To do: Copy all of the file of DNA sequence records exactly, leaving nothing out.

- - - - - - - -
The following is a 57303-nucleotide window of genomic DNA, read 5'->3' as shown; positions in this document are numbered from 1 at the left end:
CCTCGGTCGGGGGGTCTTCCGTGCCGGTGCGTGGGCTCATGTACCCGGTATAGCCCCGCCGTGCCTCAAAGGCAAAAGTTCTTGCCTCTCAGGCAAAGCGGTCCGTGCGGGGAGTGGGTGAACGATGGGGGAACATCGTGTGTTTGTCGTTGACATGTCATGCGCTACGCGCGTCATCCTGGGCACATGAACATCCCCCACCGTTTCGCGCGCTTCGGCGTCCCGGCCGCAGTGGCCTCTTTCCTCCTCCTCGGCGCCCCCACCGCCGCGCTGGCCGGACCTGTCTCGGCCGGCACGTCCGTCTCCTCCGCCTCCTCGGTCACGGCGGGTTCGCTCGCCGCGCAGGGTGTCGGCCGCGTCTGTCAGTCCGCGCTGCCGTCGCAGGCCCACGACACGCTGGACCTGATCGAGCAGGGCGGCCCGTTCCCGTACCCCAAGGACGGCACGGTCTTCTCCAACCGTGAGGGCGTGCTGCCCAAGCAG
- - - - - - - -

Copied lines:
The following is a 57303-nucleotide window of genomic DNA, read 5'->3' as shown; positions in this document are numbered from 1 at the left end:
CCTCGGTCGGGGGGTCTTCCGTGCCGGTGCGTGGGCTCATGTACCCGGTATAGCCCCGCCGTGCCTCAAAGGCAAAAGTTCTTGCCTCTCAGGCAAAGCGGTCCGTGCGGGGAGTGGGTGAACGATGGGGGAACATCGTGTGTTTGTCGTTGACATGTCATGCGCTACGCGCGTCATCCTGGGCACATGAACATCCCCCACCGTTTCGCGCGCTTCGGCGTCCCGGCCGCAGTGGCCTCTTTCCTCCTCCTCGGCGCCCCCACCGCCGCGCTGGCCGGACCTGTCTCGGCCGGCACGTCCGTCTCCTCCGCCTCCTCGGTCACGGCGGGTTCGCTCGCCGCGCAGGGTGTCGGCCGCGTCTGTCAGTCCGCGCTGCCGTCGCAGGCCCACGACACGCTGGACCTGATCGAGCAGGGCGGCCCGTTCCCGTACCCCAAGGACGGCACGGTCTTCTCCAACCGTGAGGGCGTGCTGCCCAAGCAG